Unfortunately the nfs clients still can't connect. I have no idea why. Any suggestions?

syvy 07-11-2013 12:04 PM

After further investigation it looks like nfs is running but not exporting the shares.

This is /etc/exports

# See exports(5) for a description.
# This file contains a list of all directories exported to other computers.
# It is used by rpc.nfsd and rpc.mountd.
/mnt/volume1 borg(rw,no_subtree_check) chaotica(rw,no_subtree_check)
/mnt/volume2 borg(rw,no_subtree_check) chaotica(rw,no_subtree_check)
/mnt/volume3 chaotica(rw,no_subtree_check)
/mnt/volume4 borg(rw,no_subtree_check) chaotica(rw,no_subtree_check)
/mnt/sda2/home2 chaotica(rw,no_subtree_check)
Starting nfsd

Starting NFS server daemons:
/usr/sbin/exportfs -r
/usr/sbin/rpc.nfsd 8
It's up and running

root 2452 1 0 18:51 ? 00:00:00 /usr/sbin/rpc.rquotad
root 2454 2 0 18:51 ? 00:00:00 [lockd]
root 2455 2 0 18:51 ? 00:00:00 [nfsd4]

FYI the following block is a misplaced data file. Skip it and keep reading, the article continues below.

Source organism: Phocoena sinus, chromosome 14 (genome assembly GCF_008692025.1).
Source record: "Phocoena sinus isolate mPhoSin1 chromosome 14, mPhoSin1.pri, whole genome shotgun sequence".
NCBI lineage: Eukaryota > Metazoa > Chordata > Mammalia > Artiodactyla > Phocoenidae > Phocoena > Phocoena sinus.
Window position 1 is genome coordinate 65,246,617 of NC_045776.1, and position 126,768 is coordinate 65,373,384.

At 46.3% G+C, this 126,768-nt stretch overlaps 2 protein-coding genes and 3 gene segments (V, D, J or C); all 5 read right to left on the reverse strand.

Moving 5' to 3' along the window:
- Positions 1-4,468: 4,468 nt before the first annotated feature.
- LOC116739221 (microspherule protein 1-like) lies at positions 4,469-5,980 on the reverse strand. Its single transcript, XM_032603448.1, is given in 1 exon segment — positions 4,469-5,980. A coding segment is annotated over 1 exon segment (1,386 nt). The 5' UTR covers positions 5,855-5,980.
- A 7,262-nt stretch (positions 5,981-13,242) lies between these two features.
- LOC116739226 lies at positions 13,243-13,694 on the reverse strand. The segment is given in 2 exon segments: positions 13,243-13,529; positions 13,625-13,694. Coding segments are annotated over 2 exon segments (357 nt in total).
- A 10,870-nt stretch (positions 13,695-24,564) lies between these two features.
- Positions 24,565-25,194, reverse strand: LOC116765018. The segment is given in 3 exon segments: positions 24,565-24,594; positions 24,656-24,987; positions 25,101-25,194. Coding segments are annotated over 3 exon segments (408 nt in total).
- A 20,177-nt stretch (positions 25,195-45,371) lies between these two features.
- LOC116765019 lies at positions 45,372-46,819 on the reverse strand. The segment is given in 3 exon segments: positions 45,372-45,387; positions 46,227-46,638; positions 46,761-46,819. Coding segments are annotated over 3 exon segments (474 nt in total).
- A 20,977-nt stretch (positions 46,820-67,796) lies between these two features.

root 2456 2 0 18:51 ? 00:00:00 [nfsd4_callbacks]
root 2457 2 0 18:51 ? 00:00:00 [nfsd]
root 2458 2 0 18:51 ? 00:00:00 [nfsd]
root 2459 2 0 18:51 ? 00:00:00 [nfsd]
root 2460 2 0 18:51 ? 00:00:00 [nfsd]
root 2461 2 0 18:51 ? 00:00:00 [nfsd]
root 2462 2 0 18:51 ? 00:00:00 [nfsd]
root 2463 2 0 18:51 ? 00:00:00 [nfsd]
root 2464 2 0 18:51 ? 00:00:00 [nfsd]
root 2466 1 0 18:51 ? 00:00:00 /usr/sbin/rpc.mountd
But no exports

root@7of9:rc.d >>> cat /proc/fs/nfs/exports
# Version 1.1
# Path Client(Flags) # IPs
root@7of9:rc.d >>> cat /proc/fs/nfsd/exports
# Version 1.1
# Path Client(Flags) # IPs
From /var/log/syslog

[ 7064.198964] nfsd: last server has exited, flushing export cache
[ 7065.319045] svc: failed to register lockdv1 RPC service (errno 97).
[ 7065.319157] NFSD: Using /var/lib/nfs/v4recovery as the NFSv4 state recovery directory
[ 7065.319190] NFSD: unable to find recovery directory /var/lib/nfs/v4recovery
[ 7065.319197] NFSD: starting 90-second grace period
There is no /var/lib/nfs/v4recovery. Maybe that's the issue?

Everything worked fine with the onboard NIC before. I don't understand what's wrong here.

ml4711 07-11-2013 12:30 PM

This command only shows those exports, that have been mounted by a client.

cat /proc/fs/nfs/exports
use command:


perbh 07-11-2013 09:20 PM

- sorry - pushed the wrong button ...